Bridgestone tried their best to make a mixed tire with the Dueler A/T Revo 3, capable both on regular old tarmac and in rougher conditions, being surprisingly decent in the latter category. There are quite a few intricate design choices done, one of which being small ribs on the outside of the tread block. This will aid the tire’s ability to grip sand, which along with the generous grooves gives the Dueler A/T Revo 3 decent performance in sandy conditions. It features a treadwear warranty of 60,000 miles, all while offering a decently soft compound capable of being driven in cold weathers.
Where the tire starts losing ground is in its tread block density. For paved roads the extra density will do wonders, however, in the sand this density means that the Dueler A/T Revo 3 isn’t built to tackle the steepest of hills or the softest of sands. This doesn’t mean that it’s automatically incapable of driving in the sand, it’s just that the Dueler A/T Revo 3 is happiest on moderate sandy conditions, not dune racing. Comfort is decent enough, so overall a solid choice.
2.Falken Wildpeak A/T3W
Sand Performance: 8 Noise Comfort: 6 Handling: 7 Traction: 9
A very competent sand tire, especially for an All-Terrain model, done by the people over at Falken. The Wildpeak A/T3W adds something really important to a sand tire, and that is an added layer in the sidewall which makes the tire extra rugged. Perfect for driving the tire with lower air pressures. The tread pattern is generous, having large blocks with big grooves, just enough for it to be a confident sand tire. The tread blocks are really tall, which coupled with their softness makes for a comfortable tire capable in cold conditions and with decent durability to boot. The block themselves present many edges that will help the sand grip to the tire. It features a 55,000 miles warranty, so the treadwear durability is well justified.
Where the tire doesn’t particularly shine is in noise generation and handling. The tall tread blocks will make the tire be pretty squishy, which on sand wouldn’t be a huge issue, but on tarmac it becomes something quite apparent and irritating. There aren’t any noticeable technologies made to the tire to improve its comfort apart from using a softer rubber compound, so noise generation is high and overall comfort isn’t fantastic.
3.Cooper Tires Discoverer Rugged Trek
Sand Performance: 7 Noise Comfort: 7 Handling: 9 Traction: 7
Cooper tried basically everything to make a good all-terrain tire without major compromises. When looking at its sand performance, you got plenty of interesting bits that need to be covered. The grooves are generous, with plenty of edges to which the sand can stick to. Each tire block has a few thin ribs which only improve the grip in surfaces more fluid-like.The outside shoulders are chamfered which helps the tire dig in the sand so it can get some grip.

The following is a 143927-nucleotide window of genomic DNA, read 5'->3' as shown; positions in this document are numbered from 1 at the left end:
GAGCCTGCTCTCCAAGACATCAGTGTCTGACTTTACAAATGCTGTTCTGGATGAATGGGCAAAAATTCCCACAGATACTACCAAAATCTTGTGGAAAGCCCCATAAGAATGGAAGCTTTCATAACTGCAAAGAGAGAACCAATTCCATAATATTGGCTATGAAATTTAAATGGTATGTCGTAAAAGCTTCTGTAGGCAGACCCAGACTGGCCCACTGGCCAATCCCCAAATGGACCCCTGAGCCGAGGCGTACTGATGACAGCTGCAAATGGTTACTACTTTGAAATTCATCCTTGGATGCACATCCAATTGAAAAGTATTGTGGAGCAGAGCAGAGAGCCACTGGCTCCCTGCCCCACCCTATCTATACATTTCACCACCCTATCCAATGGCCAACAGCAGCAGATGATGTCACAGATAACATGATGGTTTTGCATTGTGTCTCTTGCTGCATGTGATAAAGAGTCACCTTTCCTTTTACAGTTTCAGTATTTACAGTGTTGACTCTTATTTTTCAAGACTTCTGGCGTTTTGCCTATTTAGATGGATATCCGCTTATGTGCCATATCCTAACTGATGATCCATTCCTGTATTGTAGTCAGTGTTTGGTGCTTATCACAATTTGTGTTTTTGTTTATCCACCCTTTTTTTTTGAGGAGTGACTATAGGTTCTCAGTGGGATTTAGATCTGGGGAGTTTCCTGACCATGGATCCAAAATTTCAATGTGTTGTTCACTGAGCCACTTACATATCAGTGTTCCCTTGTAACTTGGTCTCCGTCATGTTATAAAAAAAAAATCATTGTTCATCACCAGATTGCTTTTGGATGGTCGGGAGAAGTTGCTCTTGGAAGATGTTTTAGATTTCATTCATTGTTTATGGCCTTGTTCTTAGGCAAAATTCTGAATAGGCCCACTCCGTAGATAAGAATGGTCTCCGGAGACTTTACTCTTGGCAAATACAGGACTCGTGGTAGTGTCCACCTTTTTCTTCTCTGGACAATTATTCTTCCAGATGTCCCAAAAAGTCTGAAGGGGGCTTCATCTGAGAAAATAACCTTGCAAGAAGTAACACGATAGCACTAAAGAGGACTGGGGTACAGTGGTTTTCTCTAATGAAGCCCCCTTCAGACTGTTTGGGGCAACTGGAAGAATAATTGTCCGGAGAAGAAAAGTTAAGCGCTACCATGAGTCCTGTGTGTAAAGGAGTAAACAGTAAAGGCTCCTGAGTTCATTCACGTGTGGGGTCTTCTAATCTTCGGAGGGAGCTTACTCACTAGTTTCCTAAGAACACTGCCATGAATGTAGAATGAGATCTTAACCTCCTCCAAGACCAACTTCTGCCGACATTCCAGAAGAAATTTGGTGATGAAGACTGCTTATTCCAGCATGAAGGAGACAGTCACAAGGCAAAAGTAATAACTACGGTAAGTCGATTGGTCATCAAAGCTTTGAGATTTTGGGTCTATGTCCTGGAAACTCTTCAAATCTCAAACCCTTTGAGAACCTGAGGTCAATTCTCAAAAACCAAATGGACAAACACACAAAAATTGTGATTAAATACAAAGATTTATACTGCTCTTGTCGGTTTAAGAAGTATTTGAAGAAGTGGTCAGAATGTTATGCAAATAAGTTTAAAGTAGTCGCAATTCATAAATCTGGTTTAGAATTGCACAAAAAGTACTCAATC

Treadwear seems good, and Cooper Tires offer a warranty for 60,000 miles which is nothing but adequate. The comfort should be the best out of all the tires, especially when talking noise. Cooper Tires added a few small walls in-between the tread blocks which aim at trapping and absorbing some of the road noise back into the tire.
Where the Discoverer Rugger Trek loses ground however is at its sidewall strength. There aren’t any extra technologies added to the sidewall which means that driving the tire partially deflated isn’t great for the tire. This means that, while the tire has good performance in the sand, it will wear poorly, and its traction will only suffer because the contact patch will ultimately be smaller. On the beach the tire will perform marvelously, and on the highway it will also perform quite decently.
Best Tires for people who want to do Sand Driving: Buying Guide
The best accessible tire for Sand Driving is a Mud-Terrain Tire
This is the case because, while not being a proper sand terrain tire which are very niche and built specifically to do just that, they are the closest you can get accessibly. Sand-Terrain tires look like their tread blocks are actually small paddles which help propel the vehicle across even the softest of sands like being in the water. This can’t be a thing on a regular tire, but mud terrain tires get really close to that design, so if you plan on doing some sand driving a mud terrain tire is your best bet. They work because the tread blocks are pretty big and have thick and deep grooves which act like a paddle.
When sidewall strength is concerned, sand driving tires must be driven at low pressures to get as big of a contact patch as you can possibly get. This means that the tires will be, for the most part, deflated. A good sand-driving tire has reinforced sidewalls that can support the vehicle’s weight even when deflated. By deflating it, you can make the contact patch just a bit wider to provide increased traction. Mud-Terrain tires are also pretty solid overall and quite durable, so they will be able to fair to the sand’s abuse reliably, both from a mechanical durability point of view but also from a temperature point of view.
As such, if you plan on driving extensively in the sand and you cannot find a pure sand driving tire, get a mud tire which suits your needs the most climate-wise.
All-Terrain tires can be used intermittently
An all-terrain tire tries to do everything but it’s really best at certain activities. The tires picked in this list are the best all-terrain tires which still get decent sand driving performances but please bear in mind that they aren’t built to be driven in the sand constantly. They can be driven in the sand, like on a calm safari or a beach, but as soon as you throw steep dunes, really soft sand or aggressive driving all that traction goes out the window.
They are meant to be used as a tire which can see sand from time to time, as a work truck/SUV which has to get into the sand because you might supply some beach shops. You could be a worker for a construction company which occupies with building small huts on the beach. You could also supply a worksite in the middle of nowhere and you need to get there safe and sound. Rough sand driving isn’t their ideal.
Knowing this, pick a tire which fits your sand driving routine. If you drive on it regularly, pick an all-terrain tire more suited for sand driving, but if you’re heading in the sand quite rarely, pick an all-terrain tire more suited for paved roads.
All-season tires shouldn’t be used to be driven on the sand
As soon as an all-season tire will see a bigger patch of sand you will surely get stuck. Snow has quite a bit more traction than soft sand, and if even the best all-season tires can struggle in the snow, soft sand is an unstoppable force for them. If you have to drive regularly on sand, an all-season tire won’t suffice and is actually quite dangerous because you’re asking for punctures and risk getting stuck. As such, if your routine means that you will drive quite often in the sand, buy an all-terrain tire at the very least and be safe.